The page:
onth of winterfylleþ, 'the tally-keepers of Purgatory, its clerks and gaolers, listen in to the living, who are praying for the dead'. To honour the run-up to Halloween I'll spend this month focusing on horror films, from esteemed classics to tawdry schlock. Above all that'll mean resuming that Mario Bava series, but I'll find time for other films too.
Today's entry falls firmly on the 'classic' side of the spectrum: so much so, perhaps, that we're inclined to forget it's above all a superb piece of genre filmmaking. Roman Polanski is perhaps the greatest purveyor of genre fare since Hitchcock, whether it's noir (Chinatown), thriller (The Ghost) or Oscar bait (The Pianist). Rosemary's Baby (1968), then, is a perfect paranoia thriller with higher aspirations.
A young couple, Rosemary Woodhouse (Mia Farrow) and her actor husband Guy (John Cassavetes), move into an apartment building in New York. Rosemary doesn't like their nosy and eccentric elderly neighbours, Roman and Minnie Castevet (Sidney Blackmer and Ruth Gordon), but Guy soon becomes fast friends with them.
When Rosemary becomes pregnant, it's at first an occasion of joy for the couple. But the mother-to-be soon becomes suspicious. At the advice of the Castevets she has switched to a new obstetrician, Dr. Sapirstein (Ralph Bellamy), who refuses to take seriously her concerns over an increasingly draining and troubled pregnancy. What's more, the Castevets seem to have Guy on their side as they move to isolate Rosemary from her friends, give her suspicious drinks in lieu of prenatal vitamins and have her wear a malodorous pennant containing tannis root, a plant associated with witchcraft according to Rosemary's elderly friend Hutch (Maurice Evans). When the previously healthy Hutch falls into a coma and dies after investigating the Castevets, Rosemary begins to suspect that her neighbours are involved in witchcraft and have made a pact with her husband to take her baby from her.
Feminist readings of Rosemary's Baby have pointed out that the film is about a woman constrained by patriarchy. Guy is a patronising jackass from the start, regularly infantilising and objectifying his wife. When she finds scratches on her body, he nonchalantly explains that he raped her in her sleep. Any bodily autonomy is taken away by the Castevets' witches' brews and Dr. Sapirstein's belittling of her fears. In Rosemary's Baby Polanski empathises with his protagonist's anxiety about a living creature growing in her body, and attacks a system that negates women's personhood by reducing them to the role of carrier.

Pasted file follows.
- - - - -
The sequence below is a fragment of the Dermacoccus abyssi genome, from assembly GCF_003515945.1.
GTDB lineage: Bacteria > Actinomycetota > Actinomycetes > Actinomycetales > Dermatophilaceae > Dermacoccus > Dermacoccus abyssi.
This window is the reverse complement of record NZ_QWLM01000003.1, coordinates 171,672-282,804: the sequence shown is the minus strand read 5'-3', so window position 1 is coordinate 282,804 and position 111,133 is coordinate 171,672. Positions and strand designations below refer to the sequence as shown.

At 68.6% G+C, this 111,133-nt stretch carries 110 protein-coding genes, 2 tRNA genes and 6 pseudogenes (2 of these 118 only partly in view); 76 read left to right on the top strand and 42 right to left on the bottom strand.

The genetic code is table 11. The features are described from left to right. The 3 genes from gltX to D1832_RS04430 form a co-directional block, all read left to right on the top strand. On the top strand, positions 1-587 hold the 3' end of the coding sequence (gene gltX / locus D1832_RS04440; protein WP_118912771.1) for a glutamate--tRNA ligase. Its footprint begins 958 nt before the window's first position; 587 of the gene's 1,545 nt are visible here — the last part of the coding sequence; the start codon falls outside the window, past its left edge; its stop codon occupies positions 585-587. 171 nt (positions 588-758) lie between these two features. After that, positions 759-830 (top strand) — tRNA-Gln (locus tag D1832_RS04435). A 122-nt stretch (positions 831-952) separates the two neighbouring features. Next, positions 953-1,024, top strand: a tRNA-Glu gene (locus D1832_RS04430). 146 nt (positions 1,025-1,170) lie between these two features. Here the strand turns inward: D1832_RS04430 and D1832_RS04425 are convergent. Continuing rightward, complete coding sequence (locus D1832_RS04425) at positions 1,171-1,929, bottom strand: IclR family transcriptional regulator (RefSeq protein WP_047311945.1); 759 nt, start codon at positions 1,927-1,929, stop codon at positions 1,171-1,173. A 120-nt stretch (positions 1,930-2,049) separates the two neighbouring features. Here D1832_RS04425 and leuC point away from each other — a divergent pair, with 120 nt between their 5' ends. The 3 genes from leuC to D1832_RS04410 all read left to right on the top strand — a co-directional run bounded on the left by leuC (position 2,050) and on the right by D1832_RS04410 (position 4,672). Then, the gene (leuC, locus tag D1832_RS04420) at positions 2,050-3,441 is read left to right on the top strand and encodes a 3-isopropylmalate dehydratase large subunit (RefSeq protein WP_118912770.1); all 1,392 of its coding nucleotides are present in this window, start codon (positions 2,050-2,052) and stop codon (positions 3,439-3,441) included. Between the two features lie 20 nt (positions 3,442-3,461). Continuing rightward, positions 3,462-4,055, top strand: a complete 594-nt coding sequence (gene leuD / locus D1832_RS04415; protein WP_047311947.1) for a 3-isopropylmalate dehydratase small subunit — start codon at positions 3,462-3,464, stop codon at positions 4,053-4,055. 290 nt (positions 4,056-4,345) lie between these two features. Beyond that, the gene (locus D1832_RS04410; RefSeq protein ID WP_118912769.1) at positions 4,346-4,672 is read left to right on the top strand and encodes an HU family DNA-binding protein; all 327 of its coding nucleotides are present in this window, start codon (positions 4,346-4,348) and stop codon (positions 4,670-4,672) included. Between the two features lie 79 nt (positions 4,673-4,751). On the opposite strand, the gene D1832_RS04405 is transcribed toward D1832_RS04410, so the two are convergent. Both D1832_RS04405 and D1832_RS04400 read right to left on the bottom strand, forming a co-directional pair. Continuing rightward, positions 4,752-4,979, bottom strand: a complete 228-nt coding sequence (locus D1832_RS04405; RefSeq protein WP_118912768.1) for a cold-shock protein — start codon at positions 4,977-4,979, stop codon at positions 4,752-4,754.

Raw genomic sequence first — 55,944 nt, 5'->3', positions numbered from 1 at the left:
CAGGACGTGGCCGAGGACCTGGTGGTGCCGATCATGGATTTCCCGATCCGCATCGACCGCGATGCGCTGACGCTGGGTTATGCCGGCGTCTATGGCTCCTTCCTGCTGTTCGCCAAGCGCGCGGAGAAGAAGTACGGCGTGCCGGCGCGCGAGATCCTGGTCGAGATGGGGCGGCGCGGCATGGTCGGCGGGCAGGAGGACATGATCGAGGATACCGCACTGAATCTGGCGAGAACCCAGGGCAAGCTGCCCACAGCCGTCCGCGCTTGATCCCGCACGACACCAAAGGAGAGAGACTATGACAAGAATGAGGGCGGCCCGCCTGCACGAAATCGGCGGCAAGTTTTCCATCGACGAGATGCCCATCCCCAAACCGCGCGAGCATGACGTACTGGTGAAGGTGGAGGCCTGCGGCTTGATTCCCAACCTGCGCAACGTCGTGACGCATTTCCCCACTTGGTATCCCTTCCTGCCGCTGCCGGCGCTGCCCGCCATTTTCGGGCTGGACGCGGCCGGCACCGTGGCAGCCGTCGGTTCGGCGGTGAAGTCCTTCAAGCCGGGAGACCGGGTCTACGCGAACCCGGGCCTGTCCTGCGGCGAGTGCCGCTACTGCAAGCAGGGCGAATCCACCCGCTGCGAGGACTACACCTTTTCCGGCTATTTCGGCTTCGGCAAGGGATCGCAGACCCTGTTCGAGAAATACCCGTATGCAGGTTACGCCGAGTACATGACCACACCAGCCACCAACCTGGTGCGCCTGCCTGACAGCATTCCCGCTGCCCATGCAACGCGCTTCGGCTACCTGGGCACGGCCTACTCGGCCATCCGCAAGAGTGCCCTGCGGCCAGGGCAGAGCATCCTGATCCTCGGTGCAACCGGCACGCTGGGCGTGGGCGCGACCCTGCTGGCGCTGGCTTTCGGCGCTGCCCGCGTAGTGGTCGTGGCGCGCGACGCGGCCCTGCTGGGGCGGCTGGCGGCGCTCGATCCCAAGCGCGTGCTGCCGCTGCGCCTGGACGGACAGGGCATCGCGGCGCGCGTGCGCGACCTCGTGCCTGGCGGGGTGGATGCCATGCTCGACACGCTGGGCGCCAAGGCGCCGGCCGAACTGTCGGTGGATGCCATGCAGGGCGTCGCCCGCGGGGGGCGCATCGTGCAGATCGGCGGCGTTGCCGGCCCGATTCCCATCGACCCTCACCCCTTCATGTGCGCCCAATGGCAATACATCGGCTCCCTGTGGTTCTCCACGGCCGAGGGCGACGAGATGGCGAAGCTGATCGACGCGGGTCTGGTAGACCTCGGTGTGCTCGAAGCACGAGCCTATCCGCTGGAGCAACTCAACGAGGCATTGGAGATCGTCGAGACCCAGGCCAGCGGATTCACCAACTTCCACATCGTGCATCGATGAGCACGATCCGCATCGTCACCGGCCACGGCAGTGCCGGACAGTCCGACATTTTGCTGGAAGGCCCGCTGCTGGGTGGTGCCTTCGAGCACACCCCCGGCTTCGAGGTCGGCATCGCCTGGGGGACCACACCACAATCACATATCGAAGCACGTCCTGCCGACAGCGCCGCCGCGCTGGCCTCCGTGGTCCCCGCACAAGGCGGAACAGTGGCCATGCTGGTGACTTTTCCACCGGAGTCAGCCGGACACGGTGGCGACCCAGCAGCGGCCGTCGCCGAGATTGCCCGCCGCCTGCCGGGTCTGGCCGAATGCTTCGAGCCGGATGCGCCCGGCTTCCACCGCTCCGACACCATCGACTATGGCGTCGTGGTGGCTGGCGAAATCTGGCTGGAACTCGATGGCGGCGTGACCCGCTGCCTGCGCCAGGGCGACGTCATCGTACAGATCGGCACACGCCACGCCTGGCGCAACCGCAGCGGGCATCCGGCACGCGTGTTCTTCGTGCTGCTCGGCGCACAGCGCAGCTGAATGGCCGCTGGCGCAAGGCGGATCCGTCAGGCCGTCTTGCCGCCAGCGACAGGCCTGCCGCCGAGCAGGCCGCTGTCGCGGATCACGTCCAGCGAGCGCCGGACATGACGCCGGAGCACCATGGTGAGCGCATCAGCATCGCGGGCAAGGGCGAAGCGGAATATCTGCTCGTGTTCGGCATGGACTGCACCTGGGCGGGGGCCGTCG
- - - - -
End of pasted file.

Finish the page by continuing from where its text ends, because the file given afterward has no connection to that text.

But the film is also a broadside against the bourgeois culture of the sixties, caught between the stuffy respectability of the Castevets and the hip appeal of a younger generation. Early on Rosemary goes for a Vidal Sassoon haircut, in what would be product placement - if every other character did not immediately (and unfairly) opine that it looks terrible. Beyond a veneer of befuddled harmlessness, of course, the honourable personages of the older generation turn out to be members of a satanic conspiracy. Not that that dampens their enthusiasm for housekeeping: in one of the film's finest scenes, Minnie disarms a knife-wielding Rosemary, then checks to make sure the blade hasn't damaged her parquet floor.
It is only in the film's final minutes that the script clarifies whether the all-encompassing witches' coven preying on Rosemary is real or a figment of a disempowered housewife's imagination. Before that Polanski refuses to tip his hand, emphasising the extent to which male domination mirrors the demonic possession of folklore. 'Patriarchal' is decidedly the right word: the film is about the rule of old men more than men per se, be they naturally aged like Roman or only seemingly old, in the way Guy artificially constructs an age difference to his wife by infantilising her.
All of that, and I haven't yet praised Rosemary's Baby as a near perfect example of the paranoia thriller. Polanski makes the most of images of satanism and witchcraft. It's no coincidence that the film provided much of the imagery peddled both by respectable society and rebellious youth culture during the infamous satanic panic of the following decades. Then there is the terrific, terrifying score of longtime Polanski collaborator Krysztof Komeda.
A supremely accomplished horror film, then, and at 96 minutes leaner than most prestige pictures know to be in our decadent age. It set the stage for the explosion of lurid diabolical cheapies at the turn of the seventies (The Brotherhood of Satan, Mark of the Devil), and the slightly more respectable religious horror that followed (The Exorcist, The Omen). But Rosemary's Baby is smarter and more aware than its imitators, and it's as fresh now as it was in 1968.